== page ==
print;
    <STDIN>;
    unlink $file or die;
    unlink $file.'na' or die;
}

the second is ~/.bin/redit1

#!/usr/bin/perl -w
use strict;
use warnings;
use Sys::Hostname;
my $h=hostname();
@ARGV=qw(host1 host2 host3 host4) unless @ARGV;
print join " ", qw(gvimdiff), $ENV{HOME}.'/.var/redit/'.$h, map {'scp://'.$_.'/.var/redit/'.$_} grep {$_ ne $h} @ARGV;
exec qw(gvimdiff), $ENV{HOME}.'/.var/redit/'.$h, map {'scp://'.$_.'/.var/redit/'.$_} grep {$_ ne $h} @ARGV;

The way I use them is I use cssh to open a connection to all four hosts and then use a command like EDITOR=~/.bin/redit sudoedit /etc/conf/file and then In a different window run ~/.bin/redit1, make my changes, save and exit, switch back to cssh and press enter to commit the changes and exit sudoedit (unless I am editing more than one file in which case redit advances to the next file in the list and you run redit1 again for the next file.)

Since what you are doing is less complicated you don't need redit1 due to only working with one remote host, you can just point your sftp editor at host:.var/redit/host or equivalent.

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Beyond what @MartinVonWittich suggested in the comments above you could setup a dedicated SSH key pair just for this activity and add them to the root user's /root/.ssh/authorized_keys file limiting their scope to just a single command.

# User backup's $HOME/.ssh/authorized_keys file
command="/usr/libexec/openssh/sftp-server" ssh-dss AAAAC8ghi9ldw== backup@host

This would allow another system with the corresponding key to this pair to SFTP into this system as root. You'd still have a record of this connection in your syslog and/or secure.log files (assuming your distro provides this level of logging).

NOTE: Whomever accesses the server in this method would have cartes blanche access, so use it wisely. Better still continue reading and combine this capability with chroot and read only access, to construct tighter restrictions and targeted access to specific locations as root.

chroot & readonly

The other technique you could exploit here would be to limit the SFTP connection so that it was chrooted into specific locations as root, based on which SSH key was used. See my answer to this U&L Q&A titled: "Restrict password-less backup with SFTP" for more details.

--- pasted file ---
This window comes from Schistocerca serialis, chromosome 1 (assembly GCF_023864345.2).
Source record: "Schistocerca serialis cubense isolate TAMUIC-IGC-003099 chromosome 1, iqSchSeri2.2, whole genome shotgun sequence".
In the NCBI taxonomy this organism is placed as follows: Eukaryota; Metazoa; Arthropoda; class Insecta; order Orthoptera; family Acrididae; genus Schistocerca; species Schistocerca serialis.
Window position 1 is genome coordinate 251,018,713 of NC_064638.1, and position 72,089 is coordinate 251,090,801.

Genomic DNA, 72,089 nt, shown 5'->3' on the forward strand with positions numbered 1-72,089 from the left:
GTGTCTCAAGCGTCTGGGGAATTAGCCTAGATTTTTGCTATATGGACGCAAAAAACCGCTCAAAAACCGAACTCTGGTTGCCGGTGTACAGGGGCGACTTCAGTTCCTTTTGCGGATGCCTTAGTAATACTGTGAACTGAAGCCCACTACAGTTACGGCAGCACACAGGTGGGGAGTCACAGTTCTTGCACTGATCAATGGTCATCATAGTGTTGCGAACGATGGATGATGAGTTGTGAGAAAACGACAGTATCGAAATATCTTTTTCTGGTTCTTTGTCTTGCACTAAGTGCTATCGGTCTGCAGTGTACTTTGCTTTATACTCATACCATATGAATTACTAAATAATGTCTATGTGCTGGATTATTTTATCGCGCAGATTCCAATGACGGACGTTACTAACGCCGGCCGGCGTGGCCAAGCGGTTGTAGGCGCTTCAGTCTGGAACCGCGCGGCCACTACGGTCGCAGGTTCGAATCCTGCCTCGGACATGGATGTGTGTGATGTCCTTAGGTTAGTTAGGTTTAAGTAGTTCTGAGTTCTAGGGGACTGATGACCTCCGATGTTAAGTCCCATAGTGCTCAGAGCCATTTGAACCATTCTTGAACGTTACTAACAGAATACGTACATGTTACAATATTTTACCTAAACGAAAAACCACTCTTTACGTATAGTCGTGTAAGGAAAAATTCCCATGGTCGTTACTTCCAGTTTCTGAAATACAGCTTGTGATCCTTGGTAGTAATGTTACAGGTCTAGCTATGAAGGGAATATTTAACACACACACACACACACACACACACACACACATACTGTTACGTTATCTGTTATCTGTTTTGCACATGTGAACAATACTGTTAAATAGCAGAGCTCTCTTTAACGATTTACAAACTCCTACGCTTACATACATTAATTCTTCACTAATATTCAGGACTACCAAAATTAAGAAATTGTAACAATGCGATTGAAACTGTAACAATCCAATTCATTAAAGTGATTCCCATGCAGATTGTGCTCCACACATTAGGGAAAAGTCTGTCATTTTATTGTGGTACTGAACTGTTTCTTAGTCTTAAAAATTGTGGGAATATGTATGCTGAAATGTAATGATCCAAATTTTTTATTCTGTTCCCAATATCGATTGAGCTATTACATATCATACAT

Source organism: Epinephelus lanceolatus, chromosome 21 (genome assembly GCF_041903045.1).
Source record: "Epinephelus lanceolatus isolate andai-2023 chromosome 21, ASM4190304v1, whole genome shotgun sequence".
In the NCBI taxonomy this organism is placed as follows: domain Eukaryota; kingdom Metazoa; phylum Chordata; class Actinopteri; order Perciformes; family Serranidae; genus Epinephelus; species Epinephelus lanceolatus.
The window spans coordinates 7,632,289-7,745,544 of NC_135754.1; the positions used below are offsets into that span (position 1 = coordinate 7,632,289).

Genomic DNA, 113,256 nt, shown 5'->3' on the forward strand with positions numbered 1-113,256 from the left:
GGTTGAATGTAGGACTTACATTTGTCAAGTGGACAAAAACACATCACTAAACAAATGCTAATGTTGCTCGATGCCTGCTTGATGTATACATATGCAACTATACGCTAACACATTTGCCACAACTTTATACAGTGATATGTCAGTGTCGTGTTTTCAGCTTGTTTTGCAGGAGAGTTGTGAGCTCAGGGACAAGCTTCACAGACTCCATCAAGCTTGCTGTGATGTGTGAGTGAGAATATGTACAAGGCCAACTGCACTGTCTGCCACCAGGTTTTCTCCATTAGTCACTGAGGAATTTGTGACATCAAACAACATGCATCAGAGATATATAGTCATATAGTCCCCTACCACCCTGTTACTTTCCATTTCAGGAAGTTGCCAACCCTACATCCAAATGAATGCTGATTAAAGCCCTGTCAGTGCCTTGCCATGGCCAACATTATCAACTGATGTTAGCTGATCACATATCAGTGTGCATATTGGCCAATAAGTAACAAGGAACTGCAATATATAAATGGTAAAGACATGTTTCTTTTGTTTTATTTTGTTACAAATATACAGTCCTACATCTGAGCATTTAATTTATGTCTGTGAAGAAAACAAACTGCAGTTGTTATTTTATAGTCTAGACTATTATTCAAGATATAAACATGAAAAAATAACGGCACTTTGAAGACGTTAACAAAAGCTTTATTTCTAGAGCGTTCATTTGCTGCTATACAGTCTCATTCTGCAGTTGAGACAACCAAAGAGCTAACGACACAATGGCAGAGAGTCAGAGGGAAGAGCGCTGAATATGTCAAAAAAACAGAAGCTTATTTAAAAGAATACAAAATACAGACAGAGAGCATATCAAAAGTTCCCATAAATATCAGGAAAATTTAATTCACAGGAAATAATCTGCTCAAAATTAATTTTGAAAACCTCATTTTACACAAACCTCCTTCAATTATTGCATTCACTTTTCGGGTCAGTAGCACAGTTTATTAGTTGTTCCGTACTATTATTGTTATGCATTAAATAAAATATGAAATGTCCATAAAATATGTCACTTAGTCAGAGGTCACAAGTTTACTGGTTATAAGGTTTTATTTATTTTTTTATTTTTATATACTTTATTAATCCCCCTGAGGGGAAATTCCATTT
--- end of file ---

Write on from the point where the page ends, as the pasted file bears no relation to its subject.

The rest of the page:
You can also control sftp-server through its switches -R and -d.

 -d start_directory
         specifies an alternate starting directory for users.  The pathname 
         may contain the following tokens that are expanded at runtime: %%
         is replaced by a literal '%', %h is replaced by the home directory
         of the user being authenticated, and %u is replaced by the user‐
         name of that user.  The default is to use the user's home 
         directory.  This option is useful in conjunction with the 
         sshd_config(5) ChrootDirectory option.

 -R      Places this instance of sftp-server into a read-only mode.  
         Attempts to open files for writing, as well as other operations 
         that change the state of the filesystem, will be denied.
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Hmm, but limiting the command to sftp-server doesn't make it any safer, does it? If an attacker gains access to this account, he can easily give himself a root shell using SFTP. So the command limitation is pretty useless from the security point of view :) –  Martin von Wittich Jan 26 at 22:47
    
@MartinvonWittich - no not in the example I've included. That was more to show the potential. Without knowing the exact use cases it's difficult to show a real world example. Giving root SFTP access in any form is just trouble, especially when it's not chrooted. –  slm Jan 26 at 23:20